May 4, 2020
Dr. Kevin Tracey is the president and CEO of the Feinstein Institutes for Medical Research. He is very well-known and well-cited for his seminal research within the field of neuromodulation, particularly as it relates to the immune response. In this episode, he discusses the current progress being made in the field of bioelectronic medicine, as well as how it compares to pharmaceutical treatments.
Top three takeaways:
[0:00] Ladan introduces the episode and the guest, Dr. Kevin Tracey
[2:00] Tracey discusses his background in research in bioelectronic medicine and neuromodulation in the immune system
[6:00] What’s so powerful about bioelectronic medicine is that it’s scalable, replicable, and generates testable hypotheses. The device is designed around the target.
[9:00] Side effects are the main limiting factor for drugs. With devices, the side effects are easier to understand and manage since a specific nerve and region are targeted, as opposed to drugs, which have a systemic effect.
[12:30] Tracey co-founded SetPoint Medical with Dr. Shaw Warren, and it was founded to establish a mechanism to test the idea of harnessing the inflammatory reflex in human clinical trials
[16:45] When stimulating the vagus nerve, several fibers are stimulated. Despite this, controlling the amount of current delivered through stimulation can control which organs (such as the heart or spleen) are affected.
[20:30] The field of bioelectronic medicine has been slowed down by the absence of available tools that can be used for mice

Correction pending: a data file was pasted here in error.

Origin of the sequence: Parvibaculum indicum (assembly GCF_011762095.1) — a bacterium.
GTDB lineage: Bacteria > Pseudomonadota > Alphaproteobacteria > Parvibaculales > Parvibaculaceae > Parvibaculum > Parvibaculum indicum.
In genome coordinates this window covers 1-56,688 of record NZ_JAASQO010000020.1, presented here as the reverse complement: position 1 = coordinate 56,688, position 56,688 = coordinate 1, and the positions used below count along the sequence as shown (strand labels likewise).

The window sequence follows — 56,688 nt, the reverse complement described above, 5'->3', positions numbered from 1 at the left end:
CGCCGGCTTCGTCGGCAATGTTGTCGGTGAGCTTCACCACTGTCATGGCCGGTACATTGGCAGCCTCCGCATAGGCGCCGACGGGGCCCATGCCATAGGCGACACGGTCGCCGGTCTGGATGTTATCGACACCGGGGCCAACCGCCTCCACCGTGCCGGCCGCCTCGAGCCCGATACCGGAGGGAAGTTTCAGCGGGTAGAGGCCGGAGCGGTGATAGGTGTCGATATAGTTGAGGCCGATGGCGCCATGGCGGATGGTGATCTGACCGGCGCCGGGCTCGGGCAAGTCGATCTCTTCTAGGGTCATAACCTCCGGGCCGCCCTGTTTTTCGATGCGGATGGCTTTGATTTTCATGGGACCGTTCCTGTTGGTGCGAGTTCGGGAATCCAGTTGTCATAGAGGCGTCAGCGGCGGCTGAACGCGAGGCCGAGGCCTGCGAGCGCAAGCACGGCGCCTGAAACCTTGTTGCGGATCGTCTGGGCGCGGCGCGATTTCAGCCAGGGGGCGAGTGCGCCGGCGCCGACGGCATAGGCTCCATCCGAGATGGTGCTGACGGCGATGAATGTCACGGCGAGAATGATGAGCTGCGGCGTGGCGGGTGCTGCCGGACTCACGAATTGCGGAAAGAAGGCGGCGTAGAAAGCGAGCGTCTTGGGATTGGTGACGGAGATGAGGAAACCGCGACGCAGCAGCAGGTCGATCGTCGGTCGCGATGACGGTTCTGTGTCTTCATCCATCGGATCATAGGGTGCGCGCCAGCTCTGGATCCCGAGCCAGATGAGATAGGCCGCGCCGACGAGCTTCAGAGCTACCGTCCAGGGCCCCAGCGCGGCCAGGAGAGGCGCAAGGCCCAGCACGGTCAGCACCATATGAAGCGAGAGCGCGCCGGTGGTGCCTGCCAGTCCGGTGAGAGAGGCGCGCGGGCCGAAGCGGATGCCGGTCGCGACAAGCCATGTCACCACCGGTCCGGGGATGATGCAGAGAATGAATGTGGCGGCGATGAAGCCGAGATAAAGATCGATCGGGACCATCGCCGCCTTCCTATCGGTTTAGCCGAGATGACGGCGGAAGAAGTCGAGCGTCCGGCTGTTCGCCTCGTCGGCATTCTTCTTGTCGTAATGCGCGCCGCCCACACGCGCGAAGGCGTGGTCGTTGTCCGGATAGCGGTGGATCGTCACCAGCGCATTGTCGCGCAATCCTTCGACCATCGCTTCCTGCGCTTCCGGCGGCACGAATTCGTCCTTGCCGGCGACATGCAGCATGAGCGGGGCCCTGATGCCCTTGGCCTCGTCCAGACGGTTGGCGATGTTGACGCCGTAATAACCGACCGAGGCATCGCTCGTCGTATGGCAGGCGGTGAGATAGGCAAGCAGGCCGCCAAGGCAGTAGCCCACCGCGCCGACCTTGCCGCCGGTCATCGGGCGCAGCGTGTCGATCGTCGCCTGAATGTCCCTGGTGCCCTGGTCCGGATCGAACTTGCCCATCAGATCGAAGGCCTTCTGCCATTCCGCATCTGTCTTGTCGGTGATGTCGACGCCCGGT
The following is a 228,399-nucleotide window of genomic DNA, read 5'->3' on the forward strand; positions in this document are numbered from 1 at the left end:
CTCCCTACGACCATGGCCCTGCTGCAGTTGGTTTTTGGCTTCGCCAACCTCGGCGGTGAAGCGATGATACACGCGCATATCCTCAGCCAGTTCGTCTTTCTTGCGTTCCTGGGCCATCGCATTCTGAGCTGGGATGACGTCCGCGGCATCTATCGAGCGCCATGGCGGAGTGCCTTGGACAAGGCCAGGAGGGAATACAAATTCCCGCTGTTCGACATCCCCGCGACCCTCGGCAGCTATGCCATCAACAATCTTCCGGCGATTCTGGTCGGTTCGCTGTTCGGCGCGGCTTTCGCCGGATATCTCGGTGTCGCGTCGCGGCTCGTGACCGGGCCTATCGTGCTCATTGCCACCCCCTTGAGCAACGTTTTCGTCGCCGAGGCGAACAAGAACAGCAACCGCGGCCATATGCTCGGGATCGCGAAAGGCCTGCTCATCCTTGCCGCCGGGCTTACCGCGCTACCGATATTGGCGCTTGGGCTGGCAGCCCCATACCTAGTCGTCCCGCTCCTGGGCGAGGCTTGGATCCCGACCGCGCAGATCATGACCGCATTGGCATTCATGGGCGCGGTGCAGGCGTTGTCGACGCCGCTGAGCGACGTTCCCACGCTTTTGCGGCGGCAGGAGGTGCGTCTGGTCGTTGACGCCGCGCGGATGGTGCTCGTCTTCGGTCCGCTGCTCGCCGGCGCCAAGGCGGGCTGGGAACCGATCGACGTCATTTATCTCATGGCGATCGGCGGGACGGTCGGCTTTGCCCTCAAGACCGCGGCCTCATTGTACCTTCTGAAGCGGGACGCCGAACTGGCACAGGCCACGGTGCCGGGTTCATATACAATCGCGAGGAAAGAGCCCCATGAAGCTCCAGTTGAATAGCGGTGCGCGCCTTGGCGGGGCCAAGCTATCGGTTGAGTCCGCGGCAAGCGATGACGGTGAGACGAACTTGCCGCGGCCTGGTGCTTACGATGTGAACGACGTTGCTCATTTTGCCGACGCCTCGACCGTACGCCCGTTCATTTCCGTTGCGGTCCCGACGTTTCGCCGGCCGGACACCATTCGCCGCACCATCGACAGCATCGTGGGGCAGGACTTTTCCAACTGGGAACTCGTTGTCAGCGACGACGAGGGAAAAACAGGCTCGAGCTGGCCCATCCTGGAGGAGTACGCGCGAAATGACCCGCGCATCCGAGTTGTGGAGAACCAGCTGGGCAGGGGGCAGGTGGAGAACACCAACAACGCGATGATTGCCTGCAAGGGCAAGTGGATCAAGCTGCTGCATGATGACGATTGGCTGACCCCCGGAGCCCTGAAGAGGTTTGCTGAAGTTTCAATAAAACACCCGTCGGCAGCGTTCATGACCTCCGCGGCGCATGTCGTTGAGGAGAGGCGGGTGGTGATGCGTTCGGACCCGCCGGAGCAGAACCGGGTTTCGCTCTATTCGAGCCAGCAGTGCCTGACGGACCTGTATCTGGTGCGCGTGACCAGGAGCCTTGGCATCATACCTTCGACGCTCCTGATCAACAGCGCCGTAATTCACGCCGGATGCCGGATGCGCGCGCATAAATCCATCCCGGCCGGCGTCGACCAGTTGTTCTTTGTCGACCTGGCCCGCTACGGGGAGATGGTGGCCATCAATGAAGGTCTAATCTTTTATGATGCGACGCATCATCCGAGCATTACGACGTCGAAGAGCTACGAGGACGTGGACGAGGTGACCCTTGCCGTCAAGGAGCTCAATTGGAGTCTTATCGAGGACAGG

[23:45] Bioelectronic medicine is still in its early stages and is new in terms of clinical testing and adoption; at this point, we don’t fully know its efficacy relative to pharmaceuticals
[27:00] One study found that patients who have not responded to drugs or to vagus nerve stimulation did respond when a combination of the two was used
[31:00] The advantage of targeting close to the organ is more localized stimulation, but the disadvantage is that some of these organs are difficult to access
[34:00] The mission of the Feinstein Institute for Bioelectronic Medicine is to produce the necessary knowledge in bioelectronic medicine to cure disease
[37:00] The new labs the Feinstein Institute is building are investigating the neural control of drug targets, neural information processing, sensory and motor signals to nerves, and previously unrecognized neurons that control aspects of the immune response